On Tuesday, several members of the alt-right went to go do their hateful thing on Twitter, only to find their accounts had been suspended. In a report published Wednesday by USA Today, Twitter suspended the high-profile alt-right accounts, citing only their rules on targeted harassment and abuse by way of explanation, saying "we will suspend accounts that violate this policy." In other words, #sorrynotsorry.
The move has made the suspended users spitting mad: In an interview with The Daily Caller, suspended user, alt-right writer Richard B. Spencer called the move "corporate Stalinism." Along with his personal account, Twitter also suspended the account of Spencer's think tank, the National Policy Institute, and his online magazine, Radix Journal.
"Twitter is trying to airbrush the Alt Right out of existence," Spencer said. "They're clearly afraid. They will fail!"
Twitter's move raises serious questions about how social media companies should interact with extreme speech, whether they're responsible for policing it, and even if they are, whether it's a good idea to remove them altogether.
Twitter (and other social media companies like Facebook) can do more or less whatever they want — they are companies that can set their own policies and rules.
Moreover, the extent to which Twitter becomes responsible for speech it does not endorse is complicated. Just last month, rumors swirled that Twitter was about to be acquired, but allegedly, no suitors called, and some wondered if Twitter's inability to moderate the hate speech in its feeds turned off buyers. Bloomberg reported that Walt Disney Co. decided not to buy Twitter "partly out of concern that bullying and other uncivil forms of communication on the social media site might soil the company's wholesome family image." The Bloomberg report also noted "Disney's discomfort with abuse on the site indicates that it's a larger problem for Twitter's business prospects than its executives imagined."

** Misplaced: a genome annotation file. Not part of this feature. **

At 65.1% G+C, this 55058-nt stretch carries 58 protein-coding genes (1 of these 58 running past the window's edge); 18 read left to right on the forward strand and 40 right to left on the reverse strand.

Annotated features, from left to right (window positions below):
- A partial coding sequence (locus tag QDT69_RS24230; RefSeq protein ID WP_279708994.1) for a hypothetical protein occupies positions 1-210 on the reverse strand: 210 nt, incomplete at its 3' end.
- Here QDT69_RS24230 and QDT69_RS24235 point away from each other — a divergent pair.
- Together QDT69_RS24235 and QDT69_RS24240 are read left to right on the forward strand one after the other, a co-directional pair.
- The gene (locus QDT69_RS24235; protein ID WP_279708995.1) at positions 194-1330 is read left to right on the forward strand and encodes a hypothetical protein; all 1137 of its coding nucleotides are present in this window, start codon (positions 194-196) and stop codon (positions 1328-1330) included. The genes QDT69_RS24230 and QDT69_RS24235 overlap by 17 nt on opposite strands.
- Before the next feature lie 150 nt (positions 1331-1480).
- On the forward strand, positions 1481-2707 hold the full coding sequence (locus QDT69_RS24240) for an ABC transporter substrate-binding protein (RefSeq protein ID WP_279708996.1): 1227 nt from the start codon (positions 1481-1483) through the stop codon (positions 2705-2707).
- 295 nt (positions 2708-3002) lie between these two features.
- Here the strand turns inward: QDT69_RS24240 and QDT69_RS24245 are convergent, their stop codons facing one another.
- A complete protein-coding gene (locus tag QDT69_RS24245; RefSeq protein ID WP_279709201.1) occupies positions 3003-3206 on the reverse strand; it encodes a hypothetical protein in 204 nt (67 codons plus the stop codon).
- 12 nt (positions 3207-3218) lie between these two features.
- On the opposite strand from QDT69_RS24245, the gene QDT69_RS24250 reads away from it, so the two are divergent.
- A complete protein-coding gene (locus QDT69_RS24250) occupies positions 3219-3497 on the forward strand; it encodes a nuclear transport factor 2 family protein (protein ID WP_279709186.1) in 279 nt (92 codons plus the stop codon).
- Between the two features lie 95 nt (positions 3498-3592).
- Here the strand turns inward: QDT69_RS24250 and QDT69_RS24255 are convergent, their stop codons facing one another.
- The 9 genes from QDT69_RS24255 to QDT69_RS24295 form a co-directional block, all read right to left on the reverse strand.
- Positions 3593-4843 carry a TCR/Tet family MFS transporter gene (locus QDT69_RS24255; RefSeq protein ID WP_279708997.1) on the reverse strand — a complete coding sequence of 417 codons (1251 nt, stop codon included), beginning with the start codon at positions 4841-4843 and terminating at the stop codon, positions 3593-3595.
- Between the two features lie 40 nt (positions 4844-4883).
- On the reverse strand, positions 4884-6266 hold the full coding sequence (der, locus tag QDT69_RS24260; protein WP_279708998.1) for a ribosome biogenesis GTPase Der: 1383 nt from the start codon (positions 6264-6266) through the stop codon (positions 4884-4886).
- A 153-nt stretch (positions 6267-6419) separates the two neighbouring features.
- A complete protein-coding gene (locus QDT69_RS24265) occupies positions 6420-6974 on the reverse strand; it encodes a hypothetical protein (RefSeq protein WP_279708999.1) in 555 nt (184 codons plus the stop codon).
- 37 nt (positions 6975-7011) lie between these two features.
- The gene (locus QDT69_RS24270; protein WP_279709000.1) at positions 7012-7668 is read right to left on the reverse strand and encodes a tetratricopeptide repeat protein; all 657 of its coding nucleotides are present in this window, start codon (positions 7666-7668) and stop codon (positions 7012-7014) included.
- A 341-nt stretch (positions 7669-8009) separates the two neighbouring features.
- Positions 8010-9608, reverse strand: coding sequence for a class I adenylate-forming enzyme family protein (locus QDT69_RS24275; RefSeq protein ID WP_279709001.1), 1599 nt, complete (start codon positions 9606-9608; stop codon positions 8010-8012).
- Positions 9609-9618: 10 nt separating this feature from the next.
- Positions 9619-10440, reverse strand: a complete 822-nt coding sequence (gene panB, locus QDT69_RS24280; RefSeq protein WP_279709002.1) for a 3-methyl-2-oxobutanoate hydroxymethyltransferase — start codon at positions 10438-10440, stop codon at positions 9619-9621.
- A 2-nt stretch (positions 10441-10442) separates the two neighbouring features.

Free-speech absolutists should be uneasy at the suspension of accounts. Indeed, even though this election has been painful for many who have been targeted by the president-elect's sexist, racist, and anti-immigrant campaign rhetoric, there may be value in the extent to which it surfaced a line of thinking that many on the left thought we had put behind us. Silencing hate speech could just be a way of insulating ourselves from people who don't agree with us. Even more disturbingly, at this moment, many people disagree, politically speaking, with the people Twitter has removed; but what if at some point we're at odds with the political leanings of the social media company?
Ultimately, if the suspended users violated the rules Twitter set out, it is incumbent upon Twitter to enforce those rules. Still, just because we can't see the hideous anger of the alt-right doesn't mean we should forget that it's still there.